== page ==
There’s an excellent story on the Colorado Sun website that explores the dilemmas of affluent parents pondering the formation of “pandemic pods” to provide supplemental education to their children while traditional notions of schooling are disrupted by Covid-19.
I won’t summarize the story here, other than to say that it beautifully highlights how people with choices available to them can agonize over the implications of those choices for people in less fortunate circumstances. It would be easy to take cheap shots at these parents, but I prefer to believe they are people of goodwill, trying to do what’s best for their kids.
As the concept of pandemic pods has blossomed in recent weeks, there has arisen a chorus of voices not reticent about guilt-tripping parents about putting their own children ahead of the collective good. This column in the Washington Post is a prime example. Here’s a short excerpt to give you a taste:
‘While some parents argue that by withdrawing from public school they are allowing for more social distancing in school, this supposedly altruistic private learning is a further example of opportunity hoarding. These parents are avoiding the collective action necessary to make districts more supportive of all their learners.
Here’s our advice for worried parents: Stay and fight. If you don’t think the school arrangements are safe for your child, then work to make sure that the schools reopen in a way that is safe for all children, teachers and staff.’
There are valid points here, though many parents pondering pods are thinking of them as supplementing rather than replacing whatever their public school can manage to offer this fall. As the authors point out, though, pandemic pods represent the newest iteration of white flight, which gutted many urban school systems (including Denver Public Schools) during the 1970s. In some cases, white flight in whatever form is fueled by overt racism. In all cases it’s a manifestation of, to use a current buzz-phrase, white supremacy.
Since busing ended in Denver, public schools have segregated even more dramatically than in pre-busing days. De facto segregation 21st century style arises primarily from an amalgamation of individual family decisions rather than more overt forms of racism. Affluent parents, the only ones who can readily exercise choice, and many with superficial understanding of what constitutes a ‘good school,’ flock to schools that are already disproportionately white.
Those families then pump additional resources into their schools, further exacerbating opportunity gaps.
In an ideal world, all parents would band together in solidarity and fight for the collective good. There’s just one problem with this naively idealistic position: The world doesn’t work that way. I once heard then-State Senator Mike Johnston make a tongue-in-cheek modest proposal: Do away with charter schools and outlaw private schools, so that all parents have skin in the same game. Then watch how quickly public education gets its act together.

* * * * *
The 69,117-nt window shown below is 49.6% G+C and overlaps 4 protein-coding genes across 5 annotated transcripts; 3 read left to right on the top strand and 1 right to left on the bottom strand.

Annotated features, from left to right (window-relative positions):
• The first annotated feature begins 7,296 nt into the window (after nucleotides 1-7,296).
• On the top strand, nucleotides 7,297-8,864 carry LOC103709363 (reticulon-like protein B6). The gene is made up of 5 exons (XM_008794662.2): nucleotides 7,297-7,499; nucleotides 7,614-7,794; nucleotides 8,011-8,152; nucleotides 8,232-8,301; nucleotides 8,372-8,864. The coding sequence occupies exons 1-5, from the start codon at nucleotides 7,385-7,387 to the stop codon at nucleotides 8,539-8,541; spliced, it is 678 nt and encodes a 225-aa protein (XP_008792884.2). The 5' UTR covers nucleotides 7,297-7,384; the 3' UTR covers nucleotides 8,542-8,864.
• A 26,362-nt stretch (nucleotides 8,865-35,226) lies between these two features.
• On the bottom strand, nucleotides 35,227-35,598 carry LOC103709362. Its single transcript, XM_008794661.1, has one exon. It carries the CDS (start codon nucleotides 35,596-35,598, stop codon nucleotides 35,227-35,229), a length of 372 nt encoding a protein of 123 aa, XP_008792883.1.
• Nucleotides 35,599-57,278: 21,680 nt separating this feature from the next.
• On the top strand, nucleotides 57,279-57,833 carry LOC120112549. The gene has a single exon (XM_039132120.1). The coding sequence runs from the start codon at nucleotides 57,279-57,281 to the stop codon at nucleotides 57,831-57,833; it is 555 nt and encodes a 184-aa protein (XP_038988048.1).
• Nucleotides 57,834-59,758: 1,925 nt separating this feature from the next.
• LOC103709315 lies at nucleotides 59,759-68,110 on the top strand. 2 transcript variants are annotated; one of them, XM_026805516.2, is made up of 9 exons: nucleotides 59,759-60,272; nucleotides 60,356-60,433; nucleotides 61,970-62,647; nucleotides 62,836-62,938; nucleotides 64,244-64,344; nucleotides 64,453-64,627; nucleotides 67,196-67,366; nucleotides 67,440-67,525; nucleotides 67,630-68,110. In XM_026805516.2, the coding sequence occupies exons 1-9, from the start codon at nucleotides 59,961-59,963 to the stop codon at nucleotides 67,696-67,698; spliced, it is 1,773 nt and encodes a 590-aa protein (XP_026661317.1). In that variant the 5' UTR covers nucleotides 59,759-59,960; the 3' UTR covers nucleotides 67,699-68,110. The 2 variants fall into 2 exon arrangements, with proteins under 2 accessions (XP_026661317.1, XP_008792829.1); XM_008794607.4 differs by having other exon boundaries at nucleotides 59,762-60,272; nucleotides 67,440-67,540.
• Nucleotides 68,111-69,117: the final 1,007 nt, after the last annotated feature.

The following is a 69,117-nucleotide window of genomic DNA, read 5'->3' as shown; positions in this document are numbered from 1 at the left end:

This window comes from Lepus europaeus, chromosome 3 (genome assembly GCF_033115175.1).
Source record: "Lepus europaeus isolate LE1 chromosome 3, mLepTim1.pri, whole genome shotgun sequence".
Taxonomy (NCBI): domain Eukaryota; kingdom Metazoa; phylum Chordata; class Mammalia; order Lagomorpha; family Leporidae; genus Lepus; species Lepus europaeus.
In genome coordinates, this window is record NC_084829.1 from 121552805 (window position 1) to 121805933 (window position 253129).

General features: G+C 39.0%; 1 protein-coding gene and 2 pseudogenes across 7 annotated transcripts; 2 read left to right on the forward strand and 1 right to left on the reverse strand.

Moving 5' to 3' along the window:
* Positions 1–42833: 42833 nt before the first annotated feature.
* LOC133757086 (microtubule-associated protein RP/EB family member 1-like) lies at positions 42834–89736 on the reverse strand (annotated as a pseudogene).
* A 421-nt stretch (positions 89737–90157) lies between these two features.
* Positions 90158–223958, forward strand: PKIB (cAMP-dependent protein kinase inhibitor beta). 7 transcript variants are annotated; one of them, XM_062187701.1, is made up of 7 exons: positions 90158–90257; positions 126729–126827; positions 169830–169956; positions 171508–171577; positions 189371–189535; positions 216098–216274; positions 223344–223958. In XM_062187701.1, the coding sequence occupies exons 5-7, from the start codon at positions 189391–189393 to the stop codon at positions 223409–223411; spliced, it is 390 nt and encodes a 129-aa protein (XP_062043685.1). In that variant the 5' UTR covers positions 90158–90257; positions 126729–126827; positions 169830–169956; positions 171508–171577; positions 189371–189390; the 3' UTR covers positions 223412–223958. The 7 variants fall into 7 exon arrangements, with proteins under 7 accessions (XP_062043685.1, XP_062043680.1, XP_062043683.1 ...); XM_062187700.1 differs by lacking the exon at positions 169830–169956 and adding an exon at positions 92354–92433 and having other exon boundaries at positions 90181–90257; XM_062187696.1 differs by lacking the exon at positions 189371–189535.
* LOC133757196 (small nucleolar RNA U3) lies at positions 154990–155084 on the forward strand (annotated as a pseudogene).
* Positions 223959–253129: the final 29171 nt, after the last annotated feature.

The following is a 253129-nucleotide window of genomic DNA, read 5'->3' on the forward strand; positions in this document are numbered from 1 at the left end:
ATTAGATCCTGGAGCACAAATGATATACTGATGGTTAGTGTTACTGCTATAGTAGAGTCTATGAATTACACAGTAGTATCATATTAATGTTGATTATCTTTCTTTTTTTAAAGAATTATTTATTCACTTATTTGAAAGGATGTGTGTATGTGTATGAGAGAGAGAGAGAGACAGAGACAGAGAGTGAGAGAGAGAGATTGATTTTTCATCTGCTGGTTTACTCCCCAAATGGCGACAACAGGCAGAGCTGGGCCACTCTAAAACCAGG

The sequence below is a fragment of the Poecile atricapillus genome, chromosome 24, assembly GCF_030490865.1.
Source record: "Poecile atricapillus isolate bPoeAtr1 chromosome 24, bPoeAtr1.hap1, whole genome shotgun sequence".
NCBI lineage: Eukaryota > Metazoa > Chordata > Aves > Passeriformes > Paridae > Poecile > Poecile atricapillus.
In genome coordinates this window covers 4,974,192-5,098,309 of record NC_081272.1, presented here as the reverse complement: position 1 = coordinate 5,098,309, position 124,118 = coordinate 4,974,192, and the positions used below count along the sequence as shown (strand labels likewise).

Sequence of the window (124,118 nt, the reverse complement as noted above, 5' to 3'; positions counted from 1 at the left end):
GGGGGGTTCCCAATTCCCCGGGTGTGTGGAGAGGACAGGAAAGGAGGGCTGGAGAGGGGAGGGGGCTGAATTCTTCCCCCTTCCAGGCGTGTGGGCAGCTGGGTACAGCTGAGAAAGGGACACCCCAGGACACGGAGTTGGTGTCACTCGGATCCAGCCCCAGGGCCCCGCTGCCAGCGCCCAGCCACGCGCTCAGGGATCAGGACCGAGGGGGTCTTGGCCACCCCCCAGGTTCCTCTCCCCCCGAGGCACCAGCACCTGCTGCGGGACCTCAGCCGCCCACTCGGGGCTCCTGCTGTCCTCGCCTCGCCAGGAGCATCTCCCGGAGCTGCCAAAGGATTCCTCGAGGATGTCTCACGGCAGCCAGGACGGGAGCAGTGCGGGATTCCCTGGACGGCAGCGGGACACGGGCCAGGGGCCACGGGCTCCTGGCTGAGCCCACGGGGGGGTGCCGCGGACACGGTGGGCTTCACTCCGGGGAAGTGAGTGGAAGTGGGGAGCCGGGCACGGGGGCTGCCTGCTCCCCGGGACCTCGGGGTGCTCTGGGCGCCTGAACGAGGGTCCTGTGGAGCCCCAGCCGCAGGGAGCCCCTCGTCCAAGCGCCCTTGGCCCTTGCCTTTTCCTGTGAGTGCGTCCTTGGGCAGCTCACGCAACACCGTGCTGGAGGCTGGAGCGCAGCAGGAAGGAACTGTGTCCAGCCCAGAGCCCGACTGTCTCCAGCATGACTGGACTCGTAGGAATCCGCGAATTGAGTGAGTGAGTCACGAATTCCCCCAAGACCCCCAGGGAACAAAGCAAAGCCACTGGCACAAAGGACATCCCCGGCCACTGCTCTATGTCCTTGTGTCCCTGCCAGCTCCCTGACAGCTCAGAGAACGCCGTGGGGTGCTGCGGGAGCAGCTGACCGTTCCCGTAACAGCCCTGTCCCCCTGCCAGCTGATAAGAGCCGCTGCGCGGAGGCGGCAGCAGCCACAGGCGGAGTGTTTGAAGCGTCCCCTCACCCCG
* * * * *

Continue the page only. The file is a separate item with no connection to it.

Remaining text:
Obviously that’s never going to happen. So, rather than railing against self-interest, mightn’t the better course of action be to bend to the realities of human nature and do whatever it takes to make sure opportunities are equitably distributed?
We are at an inflection point. There’s a real chance that public education will look very different on the other side of the pandemic than it does today. We can’t know that yet. But we can take action.
If we truly want to ensure equity in the days of pandemic pods, shouldn’t we be advocating for a radical reallocation of resources? If wealthy white parents can fund pods, then shouldn’t public money be funding equally strong pods for low-income families of color? If we wait for districts to figure it out, we’ll face another year (or more) of widening opportunity gaps.
At the moment, as is so often the case, we have competing interests fighting over how to reopen schools. Teachers are justifiably frightened about the health implications of returning to in-person school. There are even rumblings about strikes. District leadership is stuck in an impossibly tight spot, as our inept and malevolent national leadership pushes or a full reopening as a reelection strategy.
While all those battles rage, kids who stand to lose the most are caught in the crossfire. Let’s steer around the politics and create the same nimble solution for low-income kids that wealthy parents have already figured out for their kids.
It’s not perfect: I can imagine scenarios where the richest parents lure the best teachers, and the pods are as separate and unequal as district schools often are today. But we have to do something, and fast.
I welcome your thoughts.